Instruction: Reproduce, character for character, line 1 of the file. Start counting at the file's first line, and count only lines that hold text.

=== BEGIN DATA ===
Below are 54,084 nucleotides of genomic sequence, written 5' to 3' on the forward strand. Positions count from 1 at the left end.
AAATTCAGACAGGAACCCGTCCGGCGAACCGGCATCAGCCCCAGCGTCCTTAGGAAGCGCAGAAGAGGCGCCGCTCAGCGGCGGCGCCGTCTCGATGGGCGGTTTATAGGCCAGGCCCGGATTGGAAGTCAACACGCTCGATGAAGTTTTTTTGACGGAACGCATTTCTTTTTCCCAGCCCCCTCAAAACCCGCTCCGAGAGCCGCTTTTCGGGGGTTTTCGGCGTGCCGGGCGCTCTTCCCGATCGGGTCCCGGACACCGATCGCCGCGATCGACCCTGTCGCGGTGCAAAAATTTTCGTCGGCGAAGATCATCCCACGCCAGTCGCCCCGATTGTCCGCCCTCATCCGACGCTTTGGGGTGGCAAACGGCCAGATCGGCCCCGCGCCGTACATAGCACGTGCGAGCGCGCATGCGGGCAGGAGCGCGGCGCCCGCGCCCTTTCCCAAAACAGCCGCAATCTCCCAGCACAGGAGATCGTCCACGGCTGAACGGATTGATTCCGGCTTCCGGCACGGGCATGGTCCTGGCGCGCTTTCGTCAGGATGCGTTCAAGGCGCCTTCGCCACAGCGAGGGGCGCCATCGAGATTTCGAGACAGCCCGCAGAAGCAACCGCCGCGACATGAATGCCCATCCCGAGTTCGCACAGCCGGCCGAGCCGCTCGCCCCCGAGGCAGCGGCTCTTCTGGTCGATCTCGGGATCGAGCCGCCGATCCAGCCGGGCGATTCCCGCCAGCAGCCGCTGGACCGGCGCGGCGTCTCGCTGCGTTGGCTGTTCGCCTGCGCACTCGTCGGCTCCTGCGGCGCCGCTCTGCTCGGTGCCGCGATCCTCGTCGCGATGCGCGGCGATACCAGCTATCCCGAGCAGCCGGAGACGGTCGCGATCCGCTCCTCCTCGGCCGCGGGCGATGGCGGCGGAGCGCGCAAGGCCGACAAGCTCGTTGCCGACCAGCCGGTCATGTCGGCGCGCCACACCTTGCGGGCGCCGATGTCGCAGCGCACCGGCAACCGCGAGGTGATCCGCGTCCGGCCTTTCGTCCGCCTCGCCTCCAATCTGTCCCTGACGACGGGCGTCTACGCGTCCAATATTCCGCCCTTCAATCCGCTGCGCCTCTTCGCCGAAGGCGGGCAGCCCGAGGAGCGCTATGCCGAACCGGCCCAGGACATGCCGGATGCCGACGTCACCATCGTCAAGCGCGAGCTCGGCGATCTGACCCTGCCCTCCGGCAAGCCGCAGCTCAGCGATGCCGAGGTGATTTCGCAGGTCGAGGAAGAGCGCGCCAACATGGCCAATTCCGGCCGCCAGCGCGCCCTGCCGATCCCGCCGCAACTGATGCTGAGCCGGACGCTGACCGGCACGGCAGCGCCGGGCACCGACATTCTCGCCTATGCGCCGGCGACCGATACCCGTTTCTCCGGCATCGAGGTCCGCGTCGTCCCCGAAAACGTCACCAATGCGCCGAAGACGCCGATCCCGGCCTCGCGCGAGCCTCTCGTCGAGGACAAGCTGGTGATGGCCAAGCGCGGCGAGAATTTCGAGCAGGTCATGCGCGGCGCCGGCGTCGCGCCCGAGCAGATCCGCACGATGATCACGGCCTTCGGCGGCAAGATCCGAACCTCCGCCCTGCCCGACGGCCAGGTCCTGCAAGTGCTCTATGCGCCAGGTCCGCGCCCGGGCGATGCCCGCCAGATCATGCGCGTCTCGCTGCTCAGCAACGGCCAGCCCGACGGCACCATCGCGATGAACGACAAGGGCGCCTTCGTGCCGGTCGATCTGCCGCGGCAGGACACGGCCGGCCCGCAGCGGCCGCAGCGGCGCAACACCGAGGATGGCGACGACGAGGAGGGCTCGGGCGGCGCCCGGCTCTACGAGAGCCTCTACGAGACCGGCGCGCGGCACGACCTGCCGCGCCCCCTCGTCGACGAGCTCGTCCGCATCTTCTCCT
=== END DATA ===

Below are 54,084 nucleotides of genomic sequence, written 5' to 3' on the forward strand. Positions count from 1 at the left end.